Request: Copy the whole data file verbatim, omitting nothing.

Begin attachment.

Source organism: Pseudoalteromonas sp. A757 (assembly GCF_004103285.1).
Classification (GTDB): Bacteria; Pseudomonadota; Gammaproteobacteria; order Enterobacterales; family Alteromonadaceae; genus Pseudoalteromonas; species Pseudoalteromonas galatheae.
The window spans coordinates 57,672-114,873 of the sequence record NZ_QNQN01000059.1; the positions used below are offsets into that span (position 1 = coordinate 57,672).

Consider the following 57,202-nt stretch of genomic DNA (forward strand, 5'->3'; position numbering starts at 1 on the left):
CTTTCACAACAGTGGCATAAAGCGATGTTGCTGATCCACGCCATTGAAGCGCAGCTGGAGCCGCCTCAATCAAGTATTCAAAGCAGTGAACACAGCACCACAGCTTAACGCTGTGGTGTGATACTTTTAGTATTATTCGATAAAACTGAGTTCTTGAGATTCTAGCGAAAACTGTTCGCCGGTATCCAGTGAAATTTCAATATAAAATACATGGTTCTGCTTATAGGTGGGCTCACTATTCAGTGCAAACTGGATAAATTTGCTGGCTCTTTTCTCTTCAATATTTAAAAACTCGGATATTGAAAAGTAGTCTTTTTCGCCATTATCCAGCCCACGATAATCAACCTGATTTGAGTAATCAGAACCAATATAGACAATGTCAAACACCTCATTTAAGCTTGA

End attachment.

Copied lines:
Source organism: Pseudoalteromonas sp. A757 (assembly GCF_004103285.1).
Classification (GTDB): Bacteria; Pseudomonadota; Gammaproteobacteria; order Enterobacterales; family Alteromonadaceae; genus Pseudoalteromonas; species Pseudoalteromonas galatheae.
The window spans coordinates 57,672-114,873 of the sequence record NZ_QNQN01000059.1; the positions used below are offsets into that span (position 1 = coordinate 57,672).

Consider the following 57,202-nt stretch of genomic DNA (forward strand, 5'->3'; position numbering starts at 1 on the left):
CTTTCACAACAGTGGCATAAAGCGATGTTGCTGATCCACGCCATTGAAGCGCAGCTGGAGCCGCCTCAATCAAGTATTCAAAGCAGTGAACACAGCACCACAGCTTAACGCTGTGGTGTGATACTTTTAGTATTATTCGATAAAACTGAGTTCTTGAGATTCTAGCGAAAACTGTTCGCCGGTATCCAGTGAAATTTCAATATAAAATACATGGTTCTGCTTATAGGTGGGCTCACTATTCAGTGCAAACTGGATAAATTTGCTGGCTCTTTTCTCTTCAATATTTAAAAACTCGGATATTGAAAAGTAGTCTTTTTCGCCATTATCCAGCCCACGATAATCAACCTGATTTGAGTAATCAGAACCAATATAGACAATGTCAAACACCTCATTTAAGCTTGA